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1 Voluntary Surgical Contraception for Women Tubal Occlusion.

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Presentation on theme: "1 Voluntary Surgical Contraception for Women Tubal Occlusion."— Presentation transcript:

1 1 Voluntary Surgical Contraception for Women Tubal Occlusion

2 2 Tubal Occlusion: Most Popular Contraceptive Method Globally Female: 170 million Source: Church and Geller 1990.

3 3 Types of Tubal Occlusion !Postpartum $Minilaparotomy (Infraumbilical) !Interval $Minilaparotomy $Laparoscopy

4 4 Tubal Occlusion: Client Issues !The client should make the decision for sterilization voluntarily. !The client has the right to change her mind anytime prior to the procedure. !The client should understand that voluntary sterilization (VS) is a permanent (not easily reversible) method. !No incentives should be given to clients to accept VS. !A standard consent form must be signed by the client before the VS procedure. !Spousal consent is not required.

5 5 Tubal Occlusion: Most Popular Contraceptive Method Globally Female: 170 million Source: Church and Geller 1990.

6 6 Tubal Occlusion: Mechanism of Action By blocking the fallopian tubes (tying and cutting, rings, clips or electrocautery), sperm are prevented from reaching ova and causing fertilization.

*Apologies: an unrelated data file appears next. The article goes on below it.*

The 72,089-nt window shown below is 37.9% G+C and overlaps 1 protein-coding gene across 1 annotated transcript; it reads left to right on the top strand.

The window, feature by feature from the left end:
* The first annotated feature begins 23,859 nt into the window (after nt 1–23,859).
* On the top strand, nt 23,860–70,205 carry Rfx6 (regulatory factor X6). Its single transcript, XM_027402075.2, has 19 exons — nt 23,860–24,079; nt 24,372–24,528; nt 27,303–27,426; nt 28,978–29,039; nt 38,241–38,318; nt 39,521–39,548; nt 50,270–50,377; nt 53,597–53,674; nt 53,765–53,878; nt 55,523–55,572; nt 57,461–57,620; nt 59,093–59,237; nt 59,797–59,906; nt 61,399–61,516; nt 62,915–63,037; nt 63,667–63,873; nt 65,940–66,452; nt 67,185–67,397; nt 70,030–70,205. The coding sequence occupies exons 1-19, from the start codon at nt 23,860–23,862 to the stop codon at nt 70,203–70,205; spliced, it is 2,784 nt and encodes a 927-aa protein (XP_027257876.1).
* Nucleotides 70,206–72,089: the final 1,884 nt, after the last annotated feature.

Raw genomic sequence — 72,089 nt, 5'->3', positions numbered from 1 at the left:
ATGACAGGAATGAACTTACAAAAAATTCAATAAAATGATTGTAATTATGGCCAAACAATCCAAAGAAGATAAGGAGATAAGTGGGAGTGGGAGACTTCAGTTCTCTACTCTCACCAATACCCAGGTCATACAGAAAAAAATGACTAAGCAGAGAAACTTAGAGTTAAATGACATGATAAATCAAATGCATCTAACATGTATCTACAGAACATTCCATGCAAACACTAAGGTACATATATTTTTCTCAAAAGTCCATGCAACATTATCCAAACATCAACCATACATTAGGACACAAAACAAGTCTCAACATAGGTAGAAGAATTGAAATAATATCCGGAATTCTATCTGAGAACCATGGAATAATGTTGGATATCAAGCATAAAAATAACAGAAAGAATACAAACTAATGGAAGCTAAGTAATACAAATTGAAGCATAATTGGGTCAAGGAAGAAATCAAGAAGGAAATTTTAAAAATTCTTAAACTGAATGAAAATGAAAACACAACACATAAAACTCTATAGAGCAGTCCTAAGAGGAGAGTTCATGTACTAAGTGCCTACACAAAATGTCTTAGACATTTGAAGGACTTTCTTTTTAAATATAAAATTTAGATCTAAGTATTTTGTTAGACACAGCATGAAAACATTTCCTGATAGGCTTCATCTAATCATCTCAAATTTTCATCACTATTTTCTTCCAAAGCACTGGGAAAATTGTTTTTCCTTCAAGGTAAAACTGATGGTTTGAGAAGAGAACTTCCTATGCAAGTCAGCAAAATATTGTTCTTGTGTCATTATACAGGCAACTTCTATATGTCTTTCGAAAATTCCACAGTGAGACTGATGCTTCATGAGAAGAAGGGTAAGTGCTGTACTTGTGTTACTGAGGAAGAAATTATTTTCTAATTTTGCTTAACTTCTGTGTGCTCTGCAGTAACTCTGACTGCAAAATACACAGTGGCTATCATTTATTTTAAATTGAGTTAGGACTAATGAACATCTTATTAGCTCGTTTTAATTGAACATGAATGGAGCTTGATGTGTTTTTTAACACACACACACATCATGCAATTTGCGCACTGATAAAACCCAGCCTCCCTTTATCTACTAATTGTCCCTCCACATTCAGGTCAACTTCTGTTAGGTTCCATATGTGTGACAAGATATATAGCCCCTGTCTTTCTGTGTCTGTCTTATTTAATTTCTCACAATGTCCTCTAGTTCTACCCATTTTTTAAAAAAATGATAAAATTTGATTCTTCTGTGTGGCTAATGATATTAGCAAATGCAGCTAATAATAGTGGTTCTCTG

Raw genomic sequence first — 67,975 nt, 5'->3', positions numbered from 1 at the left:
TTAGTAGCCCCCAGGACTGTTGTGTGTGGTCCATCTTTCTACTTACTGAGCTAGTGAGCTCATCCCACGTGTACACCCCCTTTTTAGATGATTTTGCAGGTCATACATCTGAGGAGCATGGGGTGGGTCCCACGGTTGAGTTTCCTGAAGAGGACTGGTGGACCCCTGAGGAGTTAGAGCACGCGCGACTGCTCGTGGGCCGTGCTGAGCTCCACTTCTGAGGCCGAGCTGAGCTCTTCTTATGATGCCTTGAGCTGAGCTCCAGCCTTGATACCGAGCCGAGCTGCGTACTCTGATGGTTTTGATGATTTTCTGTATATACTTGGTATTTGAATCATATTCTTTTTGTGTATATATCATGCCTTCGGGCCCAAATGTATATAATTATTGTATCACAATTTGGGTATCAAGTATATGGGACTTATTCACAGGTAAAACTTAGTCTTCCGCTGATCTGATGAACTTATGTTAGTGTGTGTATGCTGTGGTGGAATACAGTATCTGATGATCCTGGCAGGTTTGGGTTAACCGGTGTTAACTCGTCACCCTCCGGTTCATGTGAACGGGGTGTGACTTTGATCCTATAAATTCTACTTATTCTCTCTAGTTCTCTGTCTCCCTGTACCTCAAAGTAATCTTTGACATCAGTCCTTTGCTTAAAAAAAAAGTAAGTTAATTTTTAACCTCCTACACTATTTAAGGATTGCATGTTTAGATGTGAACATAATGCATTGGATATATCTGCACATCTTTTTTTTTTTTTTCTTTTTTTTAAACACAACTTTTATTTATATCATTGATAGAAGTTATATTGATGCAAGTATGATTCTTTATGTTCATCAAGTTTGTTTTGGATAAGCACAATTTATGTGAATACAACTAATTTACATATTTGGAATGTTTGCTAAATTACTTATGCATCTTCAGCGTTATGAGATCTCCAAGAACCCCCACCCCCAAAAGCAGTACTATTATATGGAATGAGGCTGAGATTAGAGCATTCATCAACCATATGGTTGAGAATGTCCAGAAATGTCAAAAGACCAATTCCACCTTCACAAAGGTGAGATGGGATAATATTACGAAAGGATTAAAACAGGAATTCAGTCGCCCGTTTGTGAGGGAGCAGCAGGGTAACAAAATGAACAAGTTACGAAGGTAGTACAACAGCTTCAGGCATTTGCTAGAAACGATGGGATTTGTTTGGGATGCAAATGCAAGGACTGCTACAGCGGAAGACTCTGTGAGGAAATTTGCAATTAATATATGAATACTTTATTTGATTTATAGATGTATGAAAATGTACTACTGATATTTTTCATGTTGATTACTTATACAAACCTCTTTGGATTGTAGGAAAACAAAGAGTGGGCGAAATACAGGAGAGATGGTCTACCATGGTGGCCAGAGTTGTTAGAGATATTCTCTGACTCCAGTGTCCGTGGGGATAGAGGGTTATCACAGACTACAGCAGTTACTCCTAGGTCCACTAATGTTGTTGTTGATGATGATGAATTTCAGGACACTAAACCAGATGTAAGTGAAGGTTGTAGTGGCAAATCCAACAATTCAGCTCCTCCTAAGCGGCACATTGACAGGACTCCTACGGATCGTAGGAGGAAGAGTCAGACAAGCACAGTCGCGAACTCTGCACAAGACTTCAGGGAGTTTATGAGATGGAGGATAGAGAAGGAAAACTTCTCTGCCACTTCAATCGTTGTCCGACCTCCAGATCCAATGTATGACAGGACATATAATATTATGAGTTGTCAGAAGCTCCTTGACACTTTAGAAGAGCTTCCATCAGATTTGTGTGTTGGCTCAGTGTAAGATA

7 7 Tubal Occlusion: Contraceptive Benefits !Highly effective (0.5 1 pregnancies per 100 women during first year of use) !Effective immediately !Permanent !Does not interfere with intercourse !Good for client if pregnancy would pose a serious health risk !Simple surgery, usually done under local anesthesia !No long-term side effects !No change in sexual function (no effect on hormone production by ovaries) 1 Trussell et al 1998.

8 8 Tubal Occlusion: Noncontraceptive Benefits !Does not interfere with breastfeeding !Decreased risk of ovarian cancer

9 9 Tubal Occlusion: Decreased Risk of Ovarian Cancer !39% decrease in risk compared to clients without tubal occlusion !Decrease in risk does not depend upon method of sterilization !Risk remains low 25 years after surgery Source: Green et al 1997.

10 10 Tubal Occlusion: Limitations !Must be considered permanent (success of reversal cannot be guaranteed) !Client may regret later (age < 35) !Small risk of complications !Short-term discomfort and pain following procedure !Requires trained physician (gynecologist or surgeon for laparoscopy) !Slightly decreased long-term effectiveness !Increased risk of ectopic pregnancy !Does not protect against STDs (e.g., HBV, HIV/AIDS)